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View Full Version : Coffin remains tell life story of ancient sun-worshiping priestess



WiccanLiberal
05-26-2015, 08:19 PM
Once upon a time in the Bronze Age, a girl was born to a family of sun worshipers living in the Black Forest of what is today Germany. When she was young she became a priestess in the local sun cult, and soon attracted the eye of a tribal chief who lived far to the north. The girl’s family married her off, and she went to live with the chief in what is now Denmark. She often traveled back and forth between Denmark and her ancestral home and eventually gave birth to a child while she was away. Sometime before her 18th birthday, she and the child died. They were buried together in an oak coffin, the young woman wearing a bronze belt buckle in the shape of the sun.
How do we know? A new study of the 3400-year-old girl’s chemical isotopes, along with more conventional archaeological evidence, tells us so. At least, these are the conclusions of scientists who recently analyzed the teeth, fingernails, hair, and clothes of the Egtved Girl, so named for the Danish village where archaeologists first discovered her in 1921.
http://news.sciencemag.org/archaeology/2015/05/coffin-remains-tell-life-story-ancient-sun-worshiping-priestess?utm_source=facebook&utm_medium=social&utm_campaign=facebook


Fascinating article about how science can uncover details about how our ancestors lived.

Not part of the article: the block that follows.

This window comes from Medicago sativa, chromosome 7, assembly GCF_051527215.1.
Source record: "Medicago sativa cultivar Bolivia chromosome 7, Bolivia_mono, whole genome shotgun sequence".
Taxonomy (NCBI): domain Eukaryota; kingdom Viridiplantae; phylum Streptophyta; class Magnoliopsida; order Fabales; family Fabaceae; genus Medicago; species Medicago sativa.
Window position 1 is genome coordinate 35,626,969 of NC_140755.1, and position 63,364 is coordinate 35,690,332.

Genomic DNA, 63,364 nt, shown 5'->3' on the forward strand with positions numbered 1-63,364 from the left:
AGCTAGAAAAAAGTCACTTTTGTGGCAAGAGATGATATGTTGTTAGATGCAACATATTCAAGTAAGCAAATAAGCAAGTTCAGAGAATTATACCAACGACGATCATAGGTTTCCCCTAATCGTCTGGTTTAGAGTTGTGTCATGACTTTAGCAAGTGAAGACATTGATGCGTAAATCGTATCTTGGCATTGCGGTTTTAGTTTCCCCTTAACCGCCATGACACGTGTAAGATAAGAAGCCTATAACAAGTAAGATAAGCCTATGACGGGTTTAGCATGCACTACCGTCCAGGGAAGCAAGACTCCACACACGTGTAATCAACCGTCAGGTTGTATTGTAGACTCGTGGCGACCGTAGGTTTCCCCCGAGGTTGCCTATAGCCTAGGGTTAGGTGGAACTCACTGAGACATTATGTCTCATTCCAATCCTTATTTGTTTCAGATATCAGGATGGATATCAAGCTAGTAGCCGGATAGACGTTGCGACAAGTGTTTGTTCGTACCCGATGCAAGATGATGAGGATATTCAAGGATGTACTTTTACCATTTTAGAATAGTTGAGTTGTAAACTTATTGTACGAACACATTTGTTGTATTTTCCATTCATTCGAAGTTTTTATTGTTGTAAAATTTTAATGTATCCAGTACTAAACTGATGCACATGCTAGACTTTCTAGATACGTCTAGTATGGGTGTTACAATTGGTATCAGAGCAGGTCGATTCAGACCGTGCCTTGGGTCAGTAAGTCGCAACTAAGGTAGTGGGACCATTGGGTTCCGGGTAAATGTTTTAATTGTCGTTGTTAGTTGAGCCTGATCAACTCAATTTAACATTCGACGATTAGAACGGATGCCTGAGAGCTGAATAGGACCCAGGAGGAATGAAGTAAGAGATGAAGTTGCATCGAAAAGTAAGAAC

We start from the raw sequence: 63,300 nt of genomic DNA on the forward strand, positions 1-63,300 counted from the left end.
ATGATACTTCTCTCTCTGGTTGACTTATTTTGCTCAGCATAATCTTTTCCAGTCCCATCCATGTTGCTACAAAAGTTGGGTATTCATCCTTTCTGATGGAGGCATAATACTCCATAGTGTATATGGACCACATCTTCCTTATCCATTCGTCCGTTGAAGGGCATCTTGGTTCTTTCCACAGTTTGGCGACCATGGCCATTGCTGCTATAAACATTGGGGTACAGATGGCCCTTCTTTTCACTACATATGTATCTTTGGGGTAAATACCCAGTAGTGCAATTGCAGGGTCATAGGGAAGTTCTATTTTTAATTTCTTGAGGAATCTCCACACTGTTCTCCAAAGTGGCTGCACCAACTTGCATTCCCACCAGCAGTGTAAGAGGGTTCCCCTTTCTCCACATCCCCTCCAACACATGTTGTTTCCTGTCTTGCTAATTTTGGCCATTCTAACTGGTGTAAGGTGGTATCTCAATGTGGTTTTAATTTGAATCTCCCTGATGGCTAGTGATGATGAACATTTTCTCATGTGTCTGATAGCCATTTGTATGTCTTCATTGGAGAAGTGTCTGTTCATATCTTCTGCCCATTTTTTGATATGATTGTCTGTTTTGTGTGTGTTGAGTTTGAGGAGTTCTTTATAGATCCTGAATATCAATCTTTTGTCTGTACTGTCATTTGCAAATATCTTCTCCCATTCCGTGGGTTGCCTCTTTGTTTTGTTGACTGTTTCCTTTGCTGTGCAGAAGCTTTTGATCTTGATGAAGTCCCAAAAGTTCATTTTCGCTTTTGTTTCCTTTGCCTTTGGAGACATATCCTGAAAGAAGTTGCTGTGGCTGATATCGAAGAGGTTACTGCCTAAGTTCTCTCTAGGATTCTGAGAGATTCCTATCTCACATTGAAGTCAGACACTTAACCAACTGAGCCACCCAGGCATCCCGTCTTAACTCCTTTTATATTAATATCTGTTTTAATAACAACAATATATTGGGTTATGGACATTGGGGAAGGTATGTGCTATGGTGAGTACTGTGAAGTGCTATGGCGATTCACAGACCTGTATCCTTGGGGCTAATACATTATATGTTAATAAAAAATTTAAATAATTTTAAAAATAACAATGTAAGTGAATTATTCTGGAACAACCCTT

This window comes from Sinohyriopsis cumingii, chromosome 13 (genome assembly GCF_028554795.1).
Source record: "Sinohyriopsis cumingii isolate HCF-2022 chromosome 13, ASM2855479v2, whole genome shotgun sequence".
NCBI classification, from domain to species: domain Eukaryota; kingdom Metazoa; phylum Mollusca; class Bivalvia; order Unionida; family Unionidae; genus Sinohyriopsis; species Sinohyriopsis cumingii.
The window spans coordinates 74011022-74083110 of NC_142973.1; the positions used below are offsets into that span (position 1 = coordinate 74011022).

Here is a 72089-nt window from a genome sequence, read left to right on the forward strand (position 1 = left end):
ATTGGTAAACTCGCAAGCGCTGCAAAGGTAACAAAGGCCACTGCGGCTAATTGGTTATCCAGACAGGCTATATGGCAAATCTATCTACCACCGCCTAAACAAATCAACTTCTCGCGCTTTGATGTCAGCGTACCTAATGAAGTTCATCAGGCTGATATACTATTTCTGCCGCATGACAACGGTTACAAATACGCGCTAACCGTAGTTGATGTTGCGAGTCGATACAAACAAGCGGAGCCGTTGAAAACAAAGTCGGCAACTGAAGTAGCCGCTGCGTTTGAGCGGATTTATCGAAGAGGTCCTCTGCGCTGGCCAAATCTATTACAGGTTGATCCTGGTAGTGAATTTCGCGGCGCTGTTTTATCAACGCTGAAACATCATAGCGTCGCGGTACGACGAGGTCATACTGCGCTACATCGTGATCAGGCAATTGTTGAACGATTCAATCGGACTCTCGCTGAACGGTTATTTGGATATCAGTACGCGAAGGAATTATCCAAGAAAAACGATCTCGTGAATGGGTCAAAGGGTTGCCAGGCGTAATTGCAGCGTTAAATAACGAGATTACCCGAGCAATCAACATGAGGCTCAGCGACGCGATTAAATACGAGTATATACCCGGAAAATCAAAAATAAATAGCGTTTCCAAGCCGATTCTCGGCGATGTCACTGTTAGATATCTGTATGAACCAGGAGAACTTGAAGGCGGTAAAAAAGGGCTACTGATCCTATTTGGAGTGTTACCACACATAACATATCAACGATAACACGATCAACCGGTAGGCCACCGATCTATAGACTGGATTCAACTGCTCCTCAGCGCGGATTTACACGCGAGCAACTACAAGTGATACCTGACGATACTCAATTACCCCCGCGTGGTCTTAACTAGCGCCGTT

Balu
05-29-2015, 10:24 AM
Once upon a time in the Bronze Age, a girl was born to a family of sun worshipers living in the Black Forest of what is today Germany. When she was young she became a priestess in the local sun cult, and soon attracted the eye of a tribal chief who lived far to the north. The girl’s family married her off, and she went to live with the chief in what is now Denmark. She often traveled back and forth between Denmark and her ancestral home and eventually gave birth to a child while she was away. Sometime before her 18th birthday, she and the child died. They were buried together in an oak coffin, the young woman wearing a bronze belt buckle in the shape of the sun.
How do we know? A new study of the 3400-year-old girl’s chemical isotopes, along with more conventional archaeological evidence, tells us so. At least, these are the conclusions of scientists who recently analyzed the teeth, fingernails, hair, and clothes of the Egtved Girl, so named for the Danish village where archaeologists first discovered her in 1921.
http://news.sciencemag.org/archaeology/2015/05/coffin-remains-tell-life-story-ancient-sun-worshiping-priestess?utm_source=facebook&utm_medium=social&utm_campaign=facebook


Fascinating article about how science can uncover details about how our ancestors lived.
Can anybody explain how it could happen, or I misunderstood smth.? http://www.kolobok.us/smiles/standart/dntknw.gif